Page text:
Tensegrity, I bet you have never heard of it before! In this fascinating STEM project, you will build Tensegrity Structures. These anti-gravity engineering builds are like magic the way they seemingly float with just some strings holding them up. This is a brilliant STEM project for middle and high school students to study architecture, physics and engineering.
How To Build Tensegrity Structures
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The term Tensegrity Structures was coined by structural engineer and architect Buckminster Fuller. Fuller used his creative genius to develop unconventional structures that maintain their stability, or integrity, through a pervasive tensional force, hence the term tensegrity.
What is Tensegrity?
The words Tension and Integrity make up the word Tensegrity. Tensional Integrity is a principle of physics where two or more objects push and pull against each other, creating opposing forces which cause a structure to be held stable and in place. The continuous tension and discontinuous compression create stability.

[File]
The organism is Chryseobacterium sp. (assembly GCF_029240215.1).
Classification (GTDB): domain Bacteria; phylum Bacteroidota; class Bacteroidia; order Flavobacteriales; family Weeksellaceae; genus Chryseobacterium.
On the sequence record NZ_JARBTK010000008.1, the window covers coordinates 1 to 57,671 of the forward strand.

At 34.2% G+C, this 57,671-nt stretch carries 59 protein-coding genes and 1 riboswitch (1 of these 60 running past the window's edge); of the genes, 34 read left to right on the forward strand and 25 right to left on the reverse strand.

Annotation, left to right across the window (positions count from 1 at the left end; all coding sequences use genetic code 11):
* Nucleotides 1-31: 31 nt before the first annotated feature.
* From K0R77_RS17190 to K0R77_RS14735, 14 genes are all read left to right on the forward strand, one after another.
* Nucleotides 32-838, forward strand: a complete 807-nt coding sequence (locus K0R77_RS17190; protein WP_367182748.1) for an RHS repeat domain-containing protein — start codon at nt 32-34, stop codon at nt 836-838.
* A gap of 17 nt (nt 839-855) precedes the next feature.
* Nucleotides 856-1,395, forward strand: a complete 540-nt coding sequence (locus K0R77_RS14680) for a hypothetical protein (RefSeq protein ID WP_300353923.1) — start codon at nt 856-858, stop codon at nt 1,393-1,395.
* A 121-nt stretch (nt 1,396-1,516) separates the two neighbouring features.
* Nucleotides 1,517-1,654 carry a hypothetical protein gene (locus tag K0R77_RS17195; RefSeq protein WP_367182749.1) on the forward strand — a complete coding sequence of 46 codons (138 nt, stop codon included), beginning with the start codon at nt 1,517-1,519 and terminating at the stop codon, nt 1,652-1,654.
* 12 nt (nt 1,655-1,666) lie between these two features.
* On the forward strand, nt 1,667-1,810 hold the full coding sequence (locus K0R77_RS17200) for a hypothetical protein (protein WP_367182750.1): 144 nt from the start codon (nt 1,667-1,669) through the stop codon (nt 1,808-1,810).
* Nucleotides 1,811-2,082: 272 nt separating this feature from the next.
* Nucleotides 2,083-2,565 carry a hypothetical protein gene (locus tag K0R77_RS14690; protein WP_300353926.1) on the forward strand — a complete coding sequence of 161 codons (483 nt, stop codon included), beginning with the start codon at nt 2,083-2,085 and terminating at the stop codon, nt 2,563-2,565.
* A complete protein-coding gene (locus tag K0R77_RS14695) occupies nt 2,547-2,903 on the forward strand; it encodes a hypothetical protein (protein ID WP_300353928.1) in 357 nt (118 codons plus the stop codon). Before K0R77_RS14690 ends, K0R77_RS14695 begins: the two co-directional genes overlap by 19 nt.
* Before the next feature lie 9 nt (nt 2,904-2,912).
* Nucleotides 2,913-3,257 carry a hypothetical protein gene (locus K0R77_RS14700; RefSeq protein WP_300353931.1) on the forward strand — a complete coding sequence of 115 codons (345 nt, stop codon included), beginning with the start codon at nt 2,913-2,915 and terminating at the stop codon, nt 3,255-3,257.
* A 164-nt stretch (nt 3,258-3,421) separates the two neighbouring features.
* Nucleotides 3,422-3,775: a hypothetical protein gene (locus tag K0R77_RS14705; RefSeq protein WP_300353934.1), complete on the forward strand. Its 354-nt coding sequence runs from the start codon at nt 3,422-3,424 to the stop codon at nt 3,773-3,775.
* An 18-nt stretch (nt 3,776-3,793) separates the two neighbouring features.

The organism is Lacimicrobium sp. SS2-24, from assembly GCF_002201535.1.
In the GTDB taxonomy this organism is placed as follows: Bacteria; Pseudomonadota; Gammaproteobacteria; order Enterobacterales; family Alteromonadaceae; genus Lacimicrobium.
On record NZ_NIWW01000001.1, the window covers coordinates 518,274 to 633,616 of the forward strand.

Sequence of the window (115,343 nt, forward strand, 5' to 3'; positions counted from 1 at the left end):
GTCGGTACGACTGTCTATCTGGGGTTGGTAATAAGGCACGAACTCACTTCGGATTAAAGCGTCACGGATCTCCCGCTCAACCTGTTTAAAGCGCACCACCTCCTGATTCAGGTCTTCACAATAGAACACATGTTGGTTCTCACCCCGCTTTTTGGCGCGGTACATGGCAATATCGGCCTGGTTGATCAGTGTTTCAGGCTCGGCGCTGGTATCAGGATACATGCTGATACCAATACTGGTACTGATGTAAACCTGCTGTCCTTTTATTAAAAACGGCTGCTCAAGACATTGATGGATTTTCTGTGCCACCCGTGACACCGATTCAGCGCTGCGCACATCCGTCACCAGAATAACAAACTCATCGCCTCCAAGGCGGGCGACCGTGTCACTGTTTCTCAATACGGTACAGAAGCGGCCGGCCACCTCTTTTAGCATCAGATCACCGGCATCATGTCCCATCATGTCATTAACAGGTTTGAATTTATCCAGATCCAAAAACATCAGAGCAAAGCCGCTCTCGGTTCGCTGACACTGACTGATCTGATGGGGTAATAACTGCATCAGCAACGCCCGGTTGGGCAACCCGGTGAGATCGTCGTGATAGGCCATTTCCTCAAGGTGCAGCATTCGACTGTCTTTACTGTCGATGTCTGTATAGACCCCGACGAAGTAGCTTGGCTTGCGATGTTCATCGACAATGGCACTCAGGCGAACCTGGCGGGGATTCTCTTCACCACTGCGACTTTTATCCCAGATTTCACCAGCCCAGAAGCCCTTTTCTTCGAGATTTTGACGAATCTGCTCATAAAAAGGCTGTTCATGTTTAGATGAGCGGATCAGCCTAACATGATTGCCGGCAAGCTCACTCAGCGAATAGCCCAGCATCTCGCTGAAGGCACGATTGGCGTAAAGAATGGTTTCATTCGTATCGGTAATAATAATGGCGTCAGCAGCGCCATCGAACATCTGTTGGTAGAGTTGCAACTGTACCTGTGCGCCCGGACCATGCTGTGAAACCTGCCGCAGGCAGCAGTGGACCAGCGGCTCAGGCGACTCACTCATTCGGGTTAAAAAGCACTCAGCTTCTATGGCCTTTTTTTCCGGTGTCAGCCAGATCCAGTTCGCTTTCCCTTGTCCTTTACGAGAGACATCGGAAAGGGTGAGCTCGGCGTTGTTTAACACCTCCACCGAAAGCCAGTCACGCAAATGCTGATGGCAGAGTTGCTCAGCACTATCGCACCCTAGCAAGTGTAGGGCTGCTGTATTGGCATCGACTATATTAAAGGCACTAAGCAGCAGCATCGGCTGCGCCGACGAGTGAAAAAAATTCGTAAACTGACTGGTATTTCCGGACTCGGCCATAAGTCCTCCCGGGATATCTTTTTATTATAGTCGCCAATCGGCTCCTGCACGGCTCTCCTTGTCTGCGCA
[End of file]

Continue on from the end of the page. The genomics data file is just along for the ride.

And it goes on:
It’s hard to believe that strings or cords could be made to support compressive loads or hold our structure up, let alone allow it to hold an object too.
A compressive load is one that compresses or shortens a structure. Think of it like it is squishing under the weight of a load. We know cords can suspend a load using its tensile strength like we see in a construction yard crane that is lifting heavy materials. But chords aren’t able to support compression on their own. Normally they crumple.
However, with the right setup and balancing in a Tensegrity Structure, they can suspend a system of components that are under compression. A structure that experiences this form of floating compression gains strength from the chords under tension which suspend the compressed components.
A structure based on this principle will combine components that compress, or push against each other, as well as ones that create tension, or pull apart from each other. They work together allowing the structure to be held in place by the opposing forces.